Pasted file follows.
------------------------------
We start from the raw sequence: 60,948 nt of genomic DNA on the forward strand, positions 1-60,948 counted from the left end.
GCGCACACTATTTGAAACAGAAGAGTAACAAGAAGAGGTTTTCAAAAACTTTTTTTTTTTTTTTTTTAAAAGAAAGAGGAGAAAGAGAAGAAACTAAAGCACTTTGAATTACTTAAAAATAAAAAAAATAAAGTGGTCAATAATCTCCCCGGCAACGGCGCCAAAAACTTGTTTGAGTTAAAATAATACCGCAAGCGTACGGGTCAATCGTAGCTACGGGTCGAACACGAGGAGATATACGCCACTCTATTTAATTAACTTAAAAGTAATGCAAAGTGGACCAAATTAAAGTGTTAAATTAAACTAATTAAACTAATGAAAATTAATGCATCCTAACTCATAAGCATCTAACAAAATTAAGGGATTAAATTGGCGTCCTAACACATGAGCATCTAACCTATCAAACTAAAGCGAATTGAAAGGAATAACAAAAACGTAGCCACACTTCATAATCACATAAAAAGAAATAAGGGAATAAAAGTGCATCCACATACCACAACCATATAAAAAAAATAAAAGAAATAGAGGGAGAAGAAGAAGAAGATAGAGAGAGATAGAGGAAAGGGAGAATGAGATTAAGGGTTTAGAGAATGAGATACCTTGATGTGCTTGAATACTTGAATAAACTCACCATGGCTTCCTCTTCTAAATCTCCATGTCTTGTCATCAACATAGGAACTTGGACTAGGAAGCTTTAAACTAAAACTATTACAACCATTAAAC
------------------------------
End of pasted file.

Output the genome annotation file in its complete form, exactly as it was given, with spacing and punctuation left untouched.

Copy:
We start from the raw sequence: 60,948 nt of genomic DNA on the forward strand, positions 1-60,948 counted from the left end.
GCGCACACTATTTGAAACAGAAGAGTAACAAGAAGAGGTTTTCAAAAACTTTTTTTTTTTTTTTTTTAAAAGAAAGAGGAGAAAGAGAAGAAACTAAAGCACTTTGAATTACTTAAAAATAAAAAAAATAAAGTGGTCAATAATCTCCCCGGCAACGGCGCCAAAAACTTGTTTGAGTTAAAATAATACCGCAAGCGTACGGGTCAATCGTAGCTACGGGTCGAACACGAGGAGATATACGCCACTCTATTTAATTAACTTAAAAGTAATGCAAAGTGGACCAAATTAAAGTGTTAAATTAAACTAATTAAACTAATGAAAATTAATGCATCCTAACTCATAAGCATCTAACAAAATTAAGGGATTAAATTGGCGTCCTAACACATGAGCATCTAACCTATCAAACTAAAGCGAATTGAAAGGAATAACAAAAACGTAGCCACACTTCATAATCACATAAAAAGAAATAAGGGAATAAAAGTGCATCCACATACCACAACCATATAAAAAAAATAAAAGAAATAGAGGGAGAAGAAGAAGAAGATAGAGAGAGATAGAGGAAAGGGAGAATGAGATTAAGGGTTTAGAGAATGAGATACCTTGATGTGCTTGAATACTTGAATAAACTCACCATGGCTTCCTCTTCTAAATCTCCATGTCTTGTCATCAACATAGGAACTTGGACTAGGAAGCTTTAAACTAAAACTATTACAACCATTAAAC